If you happen upon a copy of the latest issue of Aperture The Sao Paolo Issue (215), you will find — on p.14 — 200 words by yours truly about evidentiary imagery. As part of Aperture’s ongoing What Matters Now? series, I wrote:
In May 2011, the Supreme Court of the United States upheld an order to cut the prison population in California, on the grounds that overcrowding resulted in inadequate health care conditions and preventable deaths.
The majority ruling for the case, Brown v. Plata, was penned by Justice Kennedy who took the unorthodox step of including in the appendix three photographs of prison conditions. Perhaps, in this case, the facts really needed to be seen in order to be believed?
The three images represented a cache of hundreds of low-resolution, anonymous, poorly lit photographs used in the initial filings and ongoing compliance stages of Brown v. Plata. Their inclusion spurned widespread consternation among some law boffins who believed that photographs are too emotive and too imprecise, and have no place in high-profile legal cases. I wonder at what point did the legal community decide written and oral evidence was more legitimate than visual evidence?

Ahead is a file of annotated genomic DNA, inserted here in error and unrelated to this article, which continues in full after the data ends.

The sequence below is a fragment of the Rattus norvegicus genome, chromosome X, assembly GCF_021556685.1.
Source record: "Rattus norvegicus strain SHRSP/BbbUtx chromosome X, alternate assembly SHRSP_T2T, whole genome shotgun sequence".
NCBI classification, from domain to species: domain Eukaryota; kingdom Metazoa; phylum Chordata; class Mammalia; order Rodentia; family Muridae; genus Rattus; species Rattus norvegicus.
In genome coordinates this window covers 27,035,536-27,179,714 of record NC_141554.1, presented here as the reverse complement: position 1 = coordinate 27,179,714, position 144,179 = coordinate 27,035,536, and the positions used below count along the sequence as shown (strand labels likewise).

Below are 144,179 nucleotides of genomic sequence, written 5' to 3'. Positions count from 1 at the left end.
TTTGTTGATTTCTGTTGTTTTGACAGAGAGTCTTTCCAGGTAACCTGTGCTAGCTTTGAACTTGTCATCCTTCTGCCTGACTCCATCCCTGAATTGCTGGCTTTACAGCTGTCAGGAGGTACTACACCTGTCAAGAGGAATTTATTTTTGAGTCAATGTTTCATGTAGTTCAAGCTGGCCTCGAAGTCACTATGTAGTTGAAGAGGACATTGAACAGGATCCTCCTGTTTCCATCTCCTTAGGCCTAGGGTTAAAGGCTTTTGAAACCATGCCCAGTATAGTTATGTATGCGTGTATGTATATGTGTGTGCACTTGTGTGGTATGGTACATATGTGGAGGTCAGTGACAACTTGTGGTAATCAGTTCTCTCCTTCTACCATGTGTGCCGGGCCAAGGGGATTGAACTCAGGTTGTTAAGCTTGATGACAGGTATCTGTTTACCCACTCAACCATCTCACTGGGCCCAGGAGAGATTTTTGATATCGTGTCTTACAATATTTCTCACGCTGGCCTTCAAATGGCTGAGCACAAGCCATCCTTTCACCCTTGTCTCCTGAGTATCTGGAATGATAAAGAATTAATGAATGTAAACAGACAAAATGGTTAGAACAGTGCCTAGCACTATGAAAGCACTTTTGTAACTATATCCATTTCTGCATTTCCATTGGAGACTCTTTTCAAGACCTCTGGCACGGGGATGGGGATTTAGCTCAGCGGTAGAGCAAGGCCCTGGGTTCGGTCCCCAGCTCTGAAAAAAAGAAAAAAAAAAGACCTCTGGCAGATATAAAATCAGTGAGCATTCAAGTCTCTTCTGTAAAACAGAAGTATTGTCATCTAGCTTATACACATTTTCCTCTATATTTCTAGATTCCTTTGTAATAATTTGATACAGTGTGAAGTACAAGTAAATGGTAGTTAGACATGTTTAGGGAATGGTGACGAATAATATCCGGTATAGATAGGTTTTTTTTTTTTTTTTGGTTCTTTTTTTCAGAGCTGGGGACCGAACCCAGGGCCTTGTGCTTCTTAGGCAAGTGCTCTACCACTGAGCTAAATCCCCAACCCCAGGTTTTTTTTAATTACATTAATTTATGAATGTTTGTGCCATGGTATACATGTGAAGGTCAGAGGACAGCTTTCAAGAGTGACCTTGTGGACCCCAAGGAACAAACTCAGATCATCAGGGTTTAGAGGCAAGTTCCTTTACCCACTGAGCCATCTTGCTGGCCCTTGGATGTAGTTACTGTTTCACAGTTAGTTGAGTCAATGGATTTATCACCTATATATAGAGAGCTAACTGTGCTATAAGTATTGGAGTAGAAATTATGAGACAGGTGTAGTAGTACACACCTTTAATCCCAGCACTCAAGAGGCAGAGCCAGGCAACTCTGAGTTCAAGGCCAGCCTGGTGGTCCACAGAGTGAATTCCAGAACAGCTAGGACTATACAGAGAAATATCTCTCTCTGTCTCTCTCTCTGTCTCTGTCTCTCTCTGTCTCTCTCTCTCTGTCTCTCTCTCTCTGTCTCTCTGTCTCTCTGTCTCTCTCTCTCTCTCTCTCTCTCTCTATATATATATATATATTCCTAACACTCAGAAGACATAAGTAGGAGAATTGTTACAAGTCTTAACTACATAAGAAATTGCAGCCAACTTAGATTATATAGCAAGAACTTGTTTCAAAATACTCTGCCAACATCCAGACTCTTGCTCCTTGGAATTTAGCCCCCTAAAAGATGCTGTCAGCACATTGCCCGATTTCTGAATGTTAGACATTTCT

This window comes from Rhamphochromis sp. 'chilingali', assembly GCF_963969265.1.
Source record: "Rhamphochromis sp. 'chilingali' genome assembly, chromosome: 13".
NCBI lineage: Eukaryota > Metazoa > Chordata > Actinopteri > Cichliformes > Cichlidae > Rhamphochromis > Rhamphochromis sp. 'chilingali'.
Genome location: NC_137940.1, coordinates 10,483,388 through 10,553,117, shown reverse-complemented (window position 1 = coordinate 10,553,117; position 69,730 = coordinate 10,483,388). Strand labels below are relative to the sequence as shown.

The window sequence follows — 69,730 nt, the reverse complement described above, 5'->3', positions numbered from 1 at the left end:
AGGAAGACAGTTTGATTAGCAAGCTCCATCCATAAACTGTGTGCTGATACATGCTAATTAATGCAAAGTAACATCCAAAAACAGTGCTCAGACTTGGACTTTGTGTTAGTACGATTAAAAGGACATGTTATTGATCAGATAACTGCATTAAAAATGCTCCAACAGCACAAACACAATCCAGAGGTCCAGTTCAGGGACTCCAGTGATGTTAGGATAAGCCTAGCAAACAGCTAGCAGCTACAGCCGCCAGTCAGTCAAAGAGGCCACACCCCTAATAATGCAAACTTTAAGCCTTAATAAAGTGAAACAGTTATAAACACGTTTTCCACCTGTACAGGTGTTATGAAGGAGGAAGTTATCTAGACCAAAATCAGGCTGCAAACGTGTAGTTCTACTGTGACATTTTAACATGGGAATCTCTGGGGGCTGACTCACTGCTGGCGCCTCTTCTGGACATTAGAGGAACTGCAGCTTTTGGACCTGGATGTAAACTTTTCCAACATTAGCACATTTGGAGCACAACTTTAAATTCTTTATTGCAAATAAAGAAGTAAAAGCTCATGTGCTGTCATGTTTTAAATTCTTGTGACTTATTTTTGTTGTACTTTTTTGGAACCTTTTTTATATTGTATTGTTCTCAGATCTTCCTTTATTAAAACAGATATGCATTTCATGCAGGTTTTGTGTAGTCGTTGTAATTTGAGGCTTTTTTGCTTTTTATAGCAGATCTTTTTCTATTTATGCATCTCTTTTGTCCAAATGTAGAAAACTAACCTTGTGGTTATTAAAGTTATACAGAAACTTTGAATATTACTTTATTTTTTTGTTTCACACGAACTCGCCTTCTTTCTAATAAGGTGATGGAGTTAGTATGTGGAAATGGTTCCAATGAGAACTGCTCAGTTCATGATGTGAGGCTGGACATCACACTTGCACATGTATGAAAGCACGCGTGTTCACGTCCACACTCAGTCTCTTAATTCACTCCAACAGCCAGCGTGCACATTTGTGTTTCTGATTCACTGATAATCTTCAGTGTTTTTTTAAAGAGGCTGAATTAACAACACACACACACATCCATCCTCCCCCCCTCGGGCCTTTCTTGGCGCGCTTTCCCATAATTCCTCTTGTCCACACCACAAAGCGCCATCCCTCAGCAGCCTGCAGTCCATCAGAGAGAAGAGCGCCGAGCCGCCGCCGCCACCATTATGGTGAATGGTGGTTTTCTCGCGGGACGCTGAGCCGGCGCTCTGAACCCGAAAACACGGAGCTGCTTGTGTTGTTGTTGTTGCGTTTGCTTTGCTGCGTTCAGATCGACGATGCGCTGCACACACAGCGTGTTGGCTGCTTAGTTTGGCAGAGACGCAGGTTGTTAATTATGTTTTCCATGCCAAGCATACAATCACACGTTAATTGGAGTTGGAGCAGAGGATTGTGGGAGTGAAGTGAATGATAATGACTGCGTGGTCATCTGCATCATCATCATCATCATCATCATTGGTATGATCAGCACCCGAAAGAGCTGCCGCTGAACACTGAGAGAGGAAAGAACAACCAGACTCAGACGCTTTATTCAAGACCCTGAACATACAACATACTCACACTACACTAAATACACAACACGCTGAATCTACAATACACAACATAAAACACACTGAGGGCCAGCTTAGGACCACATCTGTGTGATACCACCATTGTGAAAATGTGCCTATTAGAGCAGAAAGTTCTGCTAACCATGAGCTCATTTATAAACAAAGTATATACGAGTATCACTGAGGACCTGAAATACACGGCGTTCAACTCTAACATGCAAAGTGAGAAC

For too long there has been an arrogance among photography traditionalists that a professionally-made documentary image can change the world. If we are to truly identify images that change society, then we’d be better looking to legal briefs and not newspaper front pages. The images made by prison officials and legal teams that were used in Brown v Plata changed the daily living conditions of 165,000 men and women.
Hundreds of images from Brown vs Plata are part of the exhibition Prison Obscura.
The San Francisco based law firm Rosen, Bien, Galvan & Grunfeld that represented the prisoners (plaintiffs) have made available materials from the trial online, including many photos.